Bat-Classics is a regular column in which How To Love Comics recommends Batman stories from yesteryear. You can find all the reading recommendations here.
One of the greatest Superman stories of all time is Whatever Happened To The Man Of Tomorrow? Published in 1986, the Alan Moore-penned love letter said “goodbye” to the Golden and Silver Age versions of Superman before John Byrne rebooted the character after Crisis on Infinite Earths.
Batman didn’t require the same overhaul as Superman, so a retrospective exploration wasn’t necessary. However, he eventually received one in 2009 when it was thought the Dark Knight had “died” at the hands of Darkseid in Final Crisis. But who do you get to write such a tale? Neil Gaiman, of course, with art by Andy Kubert.
Titled Whatever Happened To The Caped Crusader?, the story followed the structure of the Superman tale by being serialised in two parts over the flagship titles. While the Superman story was told through Superman #423 and Action Comics #583, this was published in Batman #686 and Detective Comics #853. From there, Gaiman doesn’t try to ape the 1986 classic but instead tells his own love letter.
The story is set at Batman’s funeral, which is attended by an array of allies and villains. As Batman’s body lays lifeless at the front, everyone gets a chance to go up and say their piece. They delve into what Batman means to them, how he inspired them, and what the hero stood for. However, things start to seem odd as the funeral goes on. The tales begin to contradict one another and describe impossible scenarios. I won’t spoil anything, but it’s all explained.
A brief aside for those who’re concerned about continuity. While this is set after Batman’s “death” is the Final Crisis comic book event, it has been written in a way that doesn’t reference that story. It could be read any time and align with whatever you have in your headcanon.
Showing these conflicting events and scenarios allows the creative team to include as many retrospective elements as possible. This comes through the stories shared, littering subtle and not-so-subtle references to classic tales and ideas from over the decades. For those familiar with Batman’s publication history, it’s a treasure-trove of references to spot.
It goes even further on the visual side, with Kubert referencing Batman artists throughout the decades. Batman is the most obvious of these, with homages to dozens of iconic interpretations. Some of these include tributes to the square-jawed Batman of Dick Sprang, Kelly Jones’s elongated approach, David Mazzucchelli’s short-eared version, and the bulky Batman of Frank Miller, to name a few.
Allies and villains are the same. For those with minor appearances, a well-loved design is chosen, such as the Jack Burnley Penguin design or Neil Adam’s design for Ra’s Al Ghul. More involved appearances, such as The Joker, show multiple versions like Jerry Robinson from the 1940s to Brian Bolland‘s interpretation from The Killing Joke.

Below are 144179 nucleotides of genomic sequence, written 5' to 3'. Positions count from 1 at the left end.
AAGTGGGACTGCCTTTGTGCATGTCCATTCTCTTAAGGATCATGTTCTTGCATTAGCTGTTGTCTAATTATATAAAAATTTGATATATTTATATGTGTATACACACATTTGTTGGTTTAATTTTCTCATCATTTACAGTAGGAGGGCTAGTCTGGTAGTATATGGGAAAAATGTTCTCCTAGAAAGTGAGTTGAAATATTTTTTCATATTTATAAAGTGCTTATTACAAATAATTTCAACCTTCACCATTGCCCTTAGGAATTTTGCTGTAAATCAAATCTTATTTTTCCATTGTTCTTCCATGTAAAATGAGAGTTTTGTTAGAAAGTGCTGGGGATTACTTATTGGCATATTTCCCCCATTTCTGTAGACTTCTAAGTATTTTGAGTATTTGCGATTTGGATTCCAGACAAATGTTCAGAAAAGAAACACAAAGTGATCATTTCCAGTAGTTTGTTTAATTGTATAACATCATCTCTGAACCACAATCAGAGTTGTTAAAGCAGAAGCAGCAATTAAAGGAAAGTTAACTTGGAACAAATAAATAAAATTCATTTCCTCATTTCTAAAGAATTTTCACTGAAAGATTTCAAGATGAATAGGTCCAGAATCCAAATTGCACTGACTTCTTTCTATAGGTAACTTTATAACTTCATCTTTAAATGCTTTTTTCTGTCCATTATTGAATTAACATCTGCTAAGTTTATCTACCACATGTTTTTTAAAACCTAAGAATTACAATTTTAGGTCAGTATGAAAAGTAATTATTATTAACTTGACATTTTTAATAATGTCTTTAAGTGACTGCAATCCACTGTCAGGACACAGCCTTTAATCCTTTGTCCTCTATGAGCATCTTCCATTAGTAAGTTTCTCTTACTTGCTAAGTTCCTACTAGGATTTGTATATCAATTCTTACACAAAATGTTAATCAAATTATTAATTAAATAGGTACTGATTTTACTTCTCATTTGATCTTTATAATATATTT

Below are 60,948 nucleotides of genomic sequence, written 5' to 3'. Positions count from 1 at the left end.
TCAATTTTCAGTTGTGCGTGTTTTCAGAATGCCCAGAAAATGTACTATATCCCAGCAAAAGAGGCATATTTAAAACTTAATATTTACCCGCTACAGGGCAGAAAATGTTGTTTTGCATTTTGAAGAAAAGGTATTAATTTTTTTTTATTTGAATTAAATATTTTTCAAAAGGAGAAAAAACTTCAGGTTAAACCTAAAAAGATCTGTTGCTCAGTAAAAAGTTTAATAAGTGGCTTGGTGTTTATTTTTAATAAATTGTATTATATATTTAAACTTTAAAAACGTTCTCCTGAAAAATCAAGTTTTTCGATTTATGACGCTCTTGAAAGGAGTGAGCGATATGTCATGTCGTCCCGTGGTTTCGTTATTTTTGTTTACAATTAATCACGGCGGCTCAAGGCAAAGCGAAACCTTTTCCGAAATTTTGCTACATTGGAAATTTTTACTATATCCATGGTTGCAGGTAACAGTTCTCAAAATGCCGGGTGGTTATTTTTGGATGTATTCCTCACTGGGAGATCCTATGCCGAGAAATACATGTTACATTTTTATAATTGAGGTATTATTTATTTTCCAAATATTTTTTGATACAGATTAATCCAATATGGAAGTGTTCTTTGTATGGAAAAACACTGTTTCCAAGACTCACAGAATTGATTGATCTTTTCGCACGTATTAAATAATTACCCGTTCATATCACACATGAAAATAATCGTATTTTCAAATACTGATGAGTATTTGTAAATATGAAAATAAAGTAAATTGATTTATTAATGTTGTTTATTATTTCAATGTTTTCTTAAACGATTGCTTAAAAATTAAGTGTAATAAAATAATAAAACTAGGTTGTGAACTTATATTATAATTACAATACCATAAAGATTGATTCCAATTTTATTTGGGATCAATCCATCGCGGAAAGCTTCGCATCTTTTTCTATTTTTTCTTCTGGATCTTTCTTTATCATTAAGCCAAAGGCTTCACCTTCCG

Alex Sinclair continues the trend by referencing specific colour palettes of famous stories. While much of it is in Sinclair’s style – soft gradients and fluorescent hues – there are times when it’s adapted to homage to other colourists. One that really stands out is Sinclair’s use of red to reference Richmond Lewis’ colour work from Batman: Year One.
With so many designs floating around, there was the possibility that it would end up being a mish-mash of visual styles. However, Kubert makes it work by approaching it in his style first and reference second. He would explain his approach to Neil Gaiman as so: “I didn’t try to draw like them. I tried to draw as if the artists you were talking about were trying to draw like me.” This is the best way to go as it allows for a consistent visual identity – carried through and solidified by inker Scott Williams – while still allowing for the various homages.
Don’t stress if you don’t understand all of the references. By seeing the various styles of Batman, readers can find and reflect on “their Batman” – whether that tone is light, gritty, or somewhere in between. It also shows how malleable the character is and how there’s a take for every kind of fan.
The overall reflective nature of Whatever Happened To The Caped Crusader? overlaps with another piece of Neil Gaiman’s work – The Sandman. While there isn’t any direct crossover – apart from a subtle reference to the character Death – the stories share some thematic elements.
While The Sandman is many things over its 75-issue run, one through-line is the exploration of stories. Gaiman examined their power, purpose, and what they mean on a personal level. Other times they were used as a story device to develop characters. For Whatever Happened To The Caped Crusader? stories are just as important. Through the eulogies at the funeral, they explore the different interpretations of Batman throughout the decades and examine what he stood for.
Whatever Happened To The Caped Crusader? is an excellent love letter to Batman. It’s a retrospective exploration, rich with references, but new readers can find value even if they’re unfamiliar. This is because, at its core, it’s a celebration of his adventures, in addition to what Batman means to the fictional world he lives in and the reader personally.